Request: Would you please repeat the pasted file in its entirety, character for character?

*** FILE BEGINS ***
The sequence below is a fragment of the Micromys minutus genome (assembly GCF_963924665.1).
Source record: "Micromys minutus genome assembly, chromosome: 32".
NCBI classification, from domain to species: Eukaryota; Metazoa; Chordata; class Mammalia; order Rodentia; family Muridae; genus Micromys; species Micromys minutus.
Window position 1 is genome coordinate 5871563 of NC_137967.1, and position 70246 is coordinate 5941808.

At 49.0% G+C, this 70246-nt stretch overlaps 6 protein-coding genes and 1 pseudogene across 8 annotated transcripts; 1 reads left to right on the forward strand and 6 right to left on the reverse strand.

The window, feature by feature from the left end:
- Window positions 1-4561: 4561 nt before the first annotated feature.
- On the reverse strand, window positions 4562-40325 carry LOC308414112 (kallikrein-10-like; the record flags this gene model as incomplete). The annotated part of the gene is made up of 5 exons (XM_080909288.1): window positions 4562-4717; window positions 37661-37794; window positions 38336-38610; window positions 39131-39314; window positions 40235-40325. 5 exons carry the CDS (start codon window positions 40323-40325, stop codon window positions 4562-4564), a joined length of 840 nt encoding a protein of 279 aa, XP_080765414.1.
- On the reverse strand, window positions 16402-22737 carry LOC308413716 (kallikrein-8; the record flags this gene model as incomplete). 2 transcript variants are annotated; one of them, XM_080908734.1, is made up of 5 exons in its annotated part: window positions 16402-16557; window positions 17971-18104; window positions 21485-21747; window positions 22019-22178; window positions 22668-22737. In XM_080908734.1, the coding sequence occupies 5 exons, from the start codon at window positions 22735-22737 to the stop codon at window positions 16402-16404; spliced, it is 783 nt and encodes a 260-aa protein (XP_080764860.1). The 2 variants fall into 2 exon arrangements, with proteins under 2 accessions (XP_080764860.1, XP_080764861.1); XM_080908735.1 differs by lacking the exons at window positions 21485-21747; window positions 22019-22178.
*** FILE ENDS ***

The sequence below is a fragment of the Micromys minutus genome (assembly GCF_963924665.1).
Source record: "Micromys minutus genome assembly, chromosome: 32".
NCBI classification, from domain to species: Eukaryota; Metazoa; Chordata; class Mammalia; order Rodentia; family Muridae; genus Micromys; species Micromys minutus.
Window position 1 is genome coordinate 5871563 of NC_137967.1, and position 70246 is coordinate 5941808.

At 49.0% G+C, this 70246-nt stretch overlaps 6 protein-coding genes and 1 pseudogene across 8 annotated transcripts; 1 reads left to right on the forward strand and 6 right to left on the reverse strand.

The window, feature by feature from the left end:
- Window positions 1-4561: 4561 nt before the first annotated feature.
- On the reverse strand, window positions 4562-40325 carry LOC308414112 (kallikrein-10-like; the record flags this gene model as incomplete). The annotated part of the gene is made up of 5 exons (XM_080909288.1): window positions 4562-4717; window positions 37661-37794; window positions 38336-38610; window positions 39131-39314; window positions 40235-40325. 5 exons carry the CDS (start codon window positions 40323-40325, stop codon window positions 4562-4564), a joined length of 840 nt encoding a protein of 279 aa, XP_080765414.1.
- On the reverse strand, window positions 16402-22737 carry LOC308413716 (kallikrein-8; the record flags this gene model as incomplete). 2 transcript variants are annotated; one of them, XM_080908734.1, is made up of 5 exons in its annotated part: window positions 16402-16557; window positions 17971-18104; window positions 21485-21747; window positions 22019-22178; window positions 22668-22737. In XM_080908734.1, the coding sequence occupies 5 exons, from the start codon at window positions 22735-22737 to the stop codon at window positions 16402-16404; spliced, it is 783 nt and encodes a 260-aa protein (XP_080764860.1). The 2 variants fall into 2 exon arrangements, with proteins under 2 accessions (XP_080764860.1, XP_080764861.1); XM_080908735.1 differs by lacking the exons at window positions 21485-21747; window positions 22019-22178.